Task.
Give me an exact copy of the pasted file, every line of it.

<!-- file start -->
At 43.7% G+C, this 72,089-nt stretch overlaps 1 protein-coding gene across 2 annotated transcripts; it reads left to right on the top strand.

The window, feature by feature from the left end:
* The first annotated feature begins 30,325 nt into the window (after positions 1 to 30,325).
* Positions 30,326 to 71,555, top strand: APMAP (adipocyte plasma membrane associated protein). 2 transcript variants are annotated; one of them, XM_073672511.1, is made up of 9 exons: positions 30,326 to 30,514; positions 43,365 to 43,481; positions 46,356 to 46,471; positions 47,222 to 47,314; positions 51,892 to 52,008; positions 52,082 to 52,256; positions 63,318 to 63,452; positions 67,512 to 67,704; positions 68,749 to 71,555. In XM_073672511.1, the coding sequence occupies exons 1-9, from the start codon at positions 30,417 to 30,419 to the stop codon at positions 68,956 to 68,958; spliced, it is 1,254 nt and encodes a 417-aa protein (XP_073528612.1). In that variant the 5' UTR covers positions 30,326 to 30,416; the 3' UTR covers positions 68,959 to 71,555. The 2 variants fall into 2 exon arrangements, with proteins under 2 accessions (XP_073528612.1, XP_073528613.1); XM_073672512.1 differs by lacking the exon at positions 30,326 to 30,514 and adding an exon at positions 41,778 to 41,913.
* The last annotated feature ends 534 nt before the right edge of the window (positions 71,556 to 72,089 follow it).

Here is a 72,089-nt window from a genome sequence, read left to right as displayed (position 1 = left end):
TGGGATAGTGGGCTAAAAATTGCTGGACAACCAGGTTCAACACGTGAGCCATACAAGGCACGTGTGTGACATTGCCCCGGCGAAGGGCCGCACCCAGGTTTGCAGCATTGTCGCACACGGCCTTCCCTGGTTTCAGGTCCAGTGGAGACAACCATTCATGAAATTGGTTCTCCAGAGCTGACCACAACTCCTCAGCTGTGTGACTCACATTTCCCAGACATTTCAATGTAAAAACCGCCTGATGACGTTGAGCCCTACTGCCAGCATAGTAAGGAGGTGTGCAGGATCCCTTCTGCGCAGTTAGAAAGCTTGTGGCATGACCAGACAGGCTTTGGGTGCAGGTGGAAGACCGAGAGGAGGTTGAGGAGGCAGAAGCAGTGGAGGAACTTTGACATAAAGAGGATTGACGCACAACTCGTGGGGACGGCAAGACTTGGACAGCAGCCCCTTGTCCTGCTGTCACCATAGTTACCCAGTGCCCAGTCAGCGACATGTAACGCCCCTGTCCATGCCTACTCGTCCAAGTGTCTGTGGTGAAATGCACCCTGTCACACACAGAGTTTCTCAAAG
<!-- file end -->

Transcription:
At 43.7% G+C, this 72,089-nt stretch overlaps 1 protein-coding gene across 2 annotated transcripts; it reads left to right on the top strand.

The window, feature by feature from the left end:
* The first annotated feature begins 30,325 nt into the window (after positions 1 to 30,325).
* Positions 30,326 to 71,555, top strand: APMAP (adipocyte plasma membrane associated protein). 2 transcript variants are annotated; one of them, XM_073672511.1, is made up of 9 exons: positions 30,326 to 30,514; positions 43,365 to 43,481; positions 46,356 to 46,471; positions 47,222 to 47,314; positions 51,892 to 52,008; positions 52,082 to 52,256; positions 63,318 to 63,452; positions 67,512 to 67,704; positions 68,749 to 71,555. In XM_073672511.1, the coding sequence occupies exons 1-9, from the start codon at positions 30,417 to 30,419 to the stop codon at positions 68,956 to 68,958; spliced, it is 1,254 nt and encodes a 417-aa protein (XP_073528612.1). In that variant the 5' UTR covers positions 30,326 to 30,416; the 3' UTR covers positions 68,959 to 71,555. The 2 variants fall into 2 exon arrangements, with proteins under 2 accessions (XP_073528612.1, XP_073528613.1); XM_073672512.1 differs by lacking the exon at positions 30,326 to 30,514 and adding an exon at positions 41,778 to 41,913.
* The last annotated feature ends 534 nt before the right edge of the window (positions 71,556 to 72,089 follow it).

Here is a 72,089-nt window from a genome sequence, read left to right as displayed (position 1 = left end):
TGGGATAGTGGGCTAAAAATTGCTGGACAACCAGGTTCAACACGTGAGCCATACAAGGCACGTGTGTGACATTGCCCCGGCGAAGGGCCGCACCCAGGTTTGCAGCATTGTCGCACACGGCCTTCCCTGGTTTCAGGTCCAGTGGAGACAACCATTCATGAAATTGGTTCTCCAGAGCTGACCACAACTCCTCAGCTGTGTGACTCACATTTCCCAGACATTTCAATGTAAAAACCGCCTGATGACGTTGAGCCCTACTGCCAGCATAGTAAGGAGGTGTGCAGGATCCCTTCTGCGCAGTTAGAAAGCTTGTGGCATGACCAGACAGGCTTTGGGTGCAGGTGGAAGACCGAGAGGAGGTTGAGGAGGCAGAAGCAGTGGAGGAACTTTGACATAAAGAGGATTGACGCACAACTCGTGGGGACGGCAAGACTTGGACAGCAGCCCCTTGTCCTGCTGTCACCATAGTTACCCAGTGCCCAGTCAGCGACATGTAACGCCCCTGTCCATGCCTACTCGTCCAAGTGTCTGTGGTGAAATGCACCCTGTCACACACAGAGTTTCTCAAAG